Medieval Europe viewed the first diplomats as inviolable and sacred angels or messengers from heaven to earth. Early traces of diplomacy could be found in Western Africa around the ninth century, Middle East, China and India. Modern diplomacy began in ancient Greece in Homer’s Iliad and Odyssey. First professional diplomats were produced by Byzantium ‘when their role as gatherers of information in their host states in the 12th century became increasingly vital to the survival of the Byzantine state.’ Around the same time, the envoys started getting written instructions. The emergence of NATO and the Warsaw Pact rightly placed a premium on the diplomatic art of strategic communication before, during and after any crisis. The term ambassador first appeared in Italy and subsequently in English in 1374 in Troilus and Criseyde by Chaucer.

Fast forward to the contemporary regional and international environment and one would realise that diplomacy still remains the wisest way of handling crises. Sun Tzu perceived that the supreme art of war was to subdue the enemy without fighting. Will Durant observed that to say nothing, especially when speaking, is half of diplomacy. But Churchill’s famous quote ‘Diplomacy is the art of telling people to go to hell in such a way that they ask for directions’ went a bit too far in explaining the true sphere of diplomatic influence.

To the dismay of diplomats of yesteryears, diplomacy and diplomats have been seen making headlines lately particularly in Pakistan and now in the US but for all the wrong reasons.

In the process of redefining the role of diplomats abroad, former PM Imran Khan, in May last year, gave a proper on-line bashing to Pakistani ambassadors mainly focusing on their indifferent attitude and delays in routine services particularly in the Middle East. However, a week later, Khan conceded that his address to the envoys should not have gone live but should have been rendered in closed doors. Then in March, the European diplomats based in Islamabad attracted severe criticism from Khan, denting relations with the EU, the number one export destination for Pakistan.

A few weeks later, Khan was seen brandishing a diplomatic cable or ‘letter’ at a rally accusing the US of hatching a ‘conspiracy’ against his government and ‘interfering’ in the internal affairs of Pakistan. The ensuing ‘cablegate’ involving a Pakistani diplomat still keeps resonating with the political landscape even after a new government in Islamabad has been put in place and the NSC has reconfirmed that there was no conspiracy to topple the PTI’s government.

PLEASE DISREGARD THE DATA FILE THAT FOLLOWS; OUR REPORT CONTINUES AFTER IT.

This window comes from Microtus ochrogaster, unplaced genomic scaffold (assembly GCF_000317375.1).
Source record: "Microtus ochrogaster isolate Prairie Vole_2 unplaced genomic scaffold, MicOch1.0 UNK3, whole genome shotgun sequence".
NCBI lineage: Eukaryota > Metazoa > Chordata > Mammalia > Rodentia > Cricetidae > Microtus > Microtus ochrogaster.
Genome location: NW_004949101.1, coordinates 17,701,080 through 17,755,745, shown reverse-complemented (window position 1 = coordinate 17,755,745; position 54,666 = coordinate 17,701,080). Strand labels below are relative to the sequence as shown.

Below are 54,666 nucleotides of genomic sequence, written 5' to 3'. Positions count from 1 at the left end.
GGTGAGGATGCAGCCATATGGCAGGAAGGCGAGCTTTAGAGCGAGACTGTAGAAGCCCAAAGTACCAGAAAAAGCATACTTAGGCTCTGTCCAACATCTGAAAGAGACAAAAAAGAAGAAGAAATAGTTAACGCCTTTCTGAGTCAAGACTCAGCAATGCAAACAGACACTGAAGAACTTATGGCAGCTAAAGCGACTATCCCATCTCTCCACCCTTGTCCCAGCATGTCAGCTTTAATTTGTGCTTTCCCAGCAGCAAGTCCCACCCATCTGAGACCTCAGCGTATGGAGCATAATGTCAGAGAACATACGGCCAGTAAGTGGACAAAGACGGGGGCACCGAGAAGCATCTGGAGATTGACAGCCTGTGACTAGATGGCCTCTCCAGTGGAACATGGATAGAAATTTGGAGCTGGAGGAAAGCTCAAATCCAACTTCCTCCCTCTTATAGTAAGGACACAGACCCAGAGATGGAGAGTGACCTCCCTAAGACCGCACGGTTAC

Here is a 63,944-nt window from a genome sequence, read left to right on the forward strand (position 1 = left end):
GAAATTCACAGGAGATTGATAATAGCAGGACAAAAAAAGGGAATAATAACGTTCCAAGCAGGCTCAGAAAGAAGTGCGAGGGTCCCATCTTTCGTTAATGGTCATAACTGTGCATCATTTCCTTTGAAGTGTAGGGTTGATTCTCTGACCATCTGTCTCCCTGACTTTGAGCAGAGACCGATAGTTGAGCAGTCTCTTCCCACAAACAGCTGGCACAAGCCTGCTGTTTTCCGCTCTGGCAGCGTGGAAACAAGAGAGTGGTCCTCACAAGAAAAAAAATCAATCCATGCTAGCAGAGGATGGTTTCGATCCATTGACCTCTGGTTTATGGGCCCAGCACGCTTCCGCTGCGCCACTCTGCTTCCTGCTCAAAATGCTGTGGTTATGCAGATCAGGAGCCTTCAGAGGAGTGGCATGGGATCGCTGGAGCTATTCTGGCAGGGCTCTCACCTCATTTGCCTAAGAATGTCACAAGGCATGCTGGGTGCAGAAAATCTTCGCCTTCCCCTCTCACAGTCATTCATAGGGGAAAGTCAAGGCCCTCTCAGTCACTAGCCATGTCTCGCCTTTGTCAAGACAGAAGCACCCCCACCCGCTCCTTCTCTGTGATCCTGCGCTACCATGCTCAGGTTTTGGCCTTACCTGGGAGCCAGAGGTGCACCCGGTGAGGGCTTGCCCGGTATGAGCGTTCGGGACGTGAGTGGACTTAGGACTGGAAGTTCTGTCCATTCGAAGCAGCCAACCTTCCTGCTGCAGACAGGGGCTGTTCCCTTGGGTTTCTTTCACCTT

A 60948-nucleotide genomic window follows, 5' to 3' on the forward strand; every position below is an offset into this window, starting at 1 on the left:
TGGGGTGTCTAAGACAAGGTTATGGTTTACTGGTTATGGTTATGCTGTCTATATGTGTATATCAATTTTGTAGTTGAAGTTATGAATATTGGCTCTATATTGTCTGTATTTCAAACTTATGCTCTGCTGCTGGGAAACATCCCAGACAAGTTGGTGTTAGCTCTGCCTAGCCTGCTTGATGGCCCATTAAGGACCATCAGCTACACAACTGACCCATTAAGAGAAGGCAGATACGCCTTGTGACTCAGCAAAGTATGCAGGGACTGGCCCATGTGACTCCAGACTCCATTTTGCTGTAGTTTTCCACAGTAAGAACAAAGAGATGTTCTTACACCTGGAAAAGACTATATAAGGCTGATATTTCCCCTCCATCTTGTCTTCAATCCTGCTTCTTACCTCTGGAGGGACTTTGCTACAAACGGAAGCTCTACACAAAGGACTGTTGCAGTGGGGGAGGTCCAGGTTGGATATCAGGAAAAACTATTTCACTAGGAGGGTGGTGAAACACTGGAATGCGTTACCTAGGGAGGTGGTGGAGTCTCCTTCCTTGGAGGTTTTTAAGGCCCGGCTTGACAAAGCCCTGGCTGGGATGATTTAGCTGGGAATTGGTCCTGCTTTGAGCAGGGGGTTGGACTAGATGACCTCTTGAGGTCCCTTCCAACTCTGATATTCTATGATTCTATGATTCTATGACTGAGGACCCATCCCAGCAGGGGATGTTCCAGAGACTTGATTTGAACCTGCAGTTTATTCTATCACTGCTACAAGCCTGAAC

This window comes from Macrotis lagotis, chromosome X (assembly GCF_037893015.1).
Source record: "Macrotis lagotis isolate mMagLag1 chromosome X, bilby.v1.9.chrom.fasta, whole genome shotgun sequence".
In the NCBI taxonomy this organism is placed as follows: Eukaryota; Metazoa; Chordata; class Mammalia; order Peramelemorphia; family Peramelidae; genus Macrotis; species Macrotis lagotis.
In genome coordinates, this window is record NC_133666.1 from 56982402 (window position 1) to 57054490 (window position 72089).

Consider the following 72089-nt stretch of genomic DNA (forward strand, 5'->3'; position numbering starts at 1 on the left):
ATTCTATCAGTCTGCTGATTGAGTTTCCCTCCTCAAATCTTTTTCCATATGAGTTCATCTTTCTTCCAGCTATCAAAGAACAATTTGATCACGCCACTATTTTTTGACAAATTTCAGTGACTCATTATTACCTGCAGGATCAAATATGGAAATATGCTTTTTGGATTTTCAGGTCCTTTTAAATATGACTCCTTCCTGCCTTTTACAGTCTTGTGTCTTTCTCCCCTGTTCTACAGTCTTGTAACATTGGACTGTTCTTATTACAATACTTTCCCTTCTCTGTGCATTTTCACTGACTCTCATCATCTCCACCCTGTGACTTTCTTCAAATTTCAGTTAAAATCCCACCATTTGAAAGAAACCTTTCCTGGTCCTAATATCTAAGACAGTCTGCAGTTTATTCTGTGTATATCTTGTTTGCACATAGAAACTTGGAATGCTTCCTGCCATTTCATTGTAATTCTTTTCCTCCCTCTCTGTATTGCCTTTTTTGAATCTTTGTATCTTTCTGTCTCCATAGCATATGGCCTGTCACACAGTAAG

Another diplomatic bomb has just been detonated. This time, the center of attraction is a career diplomat from the US. According to Chanakya, an envoy’s duties entail, inter alia, sending information to his king, acquiring allies, instigating dissention among the enemy’s friends and ascertaining secret information and upholding his king’s honour. However, former US ambassador to Pakistan, Richard Olson had some other ideas about diplomacy. He has added a different flavor in the field of diplomatic norms by going beyond his specified duties as the representative of his country and working only to promote his own country’s national interest. Olson has recently pleaded guilty to undisclosed lobbying for Qatar while still in service and soon after his retirement thus clearly violating a restriction on lobbying for a foreign country while in service and within a year after retirement.

Richard Olson joined the US State Department in 1982. Three-time recipient of the State Department’s Superior Honor Award, Presidential Distinguished Service Award and the Secretary of Defence Exceptional Civilian Service Award, he was a frequent visitor of Washington’s think-tanks on South Asian affairs, after retirement. Unlike his predecessor in Islamabad Cameron Munter who resigned soon after the 2011 US-raid in Abbottabad, Olson was charged for courting foreign work while in office; using his political influence to advance Qatari interests in Washington after his retirement; making false statements in ethics paperwork; violating laws restricting foreign lobbying by ex-federal officials; and, accepting a lavish trip to Qatar while still serving as a US envoy. Allegedly, Olson received $20,000 monthly payments from an unnamed Pakistani American lobbyist for the work.

Media reports further suggest that the lobbyist also flew Olson to London in early 2015 to meet an unidentified Bahraini businessperson who offered him a $300,000/-per-year contract at their company. In 2015, he was still serving his country as its envoy. ‘I wish to plead guilty to the offences charged, to waive trial in the Central District of California, and to dispose of the case in the District of Columbia in which I am present’, Olson wrote in a consent letter submitted by his lawyer to the court.

Not long ago, joining the Foreign Service was like a dream come true. Owing to a number of reasons, a CSS exam candidate in Pakistan might now put the Foreign Service at number four or five while mentioning his preferences to the FPSC. Stories about the treatment meted out to diplomats or how they are treating themselves are not helping either. Ambassador Olson’s voluntary guilty plea of the offences charged, leaves no doubt about his crossing the established limits of diplomatic norms and practices.

Nevertheless, looking at the long history of diplomacy, such sad incidents are few and far between. Similarly, the cablegate is also an exceptional incident and must be taken and construed as such. Serving one’s country as its representative abroad still remains an honourable profession in Pakistan and elsewhere. Working as a diplomat for thirty-five years in the Foreign Office, one knows for a fact that Pakistani diplomats are striving for excellence. Against all odds.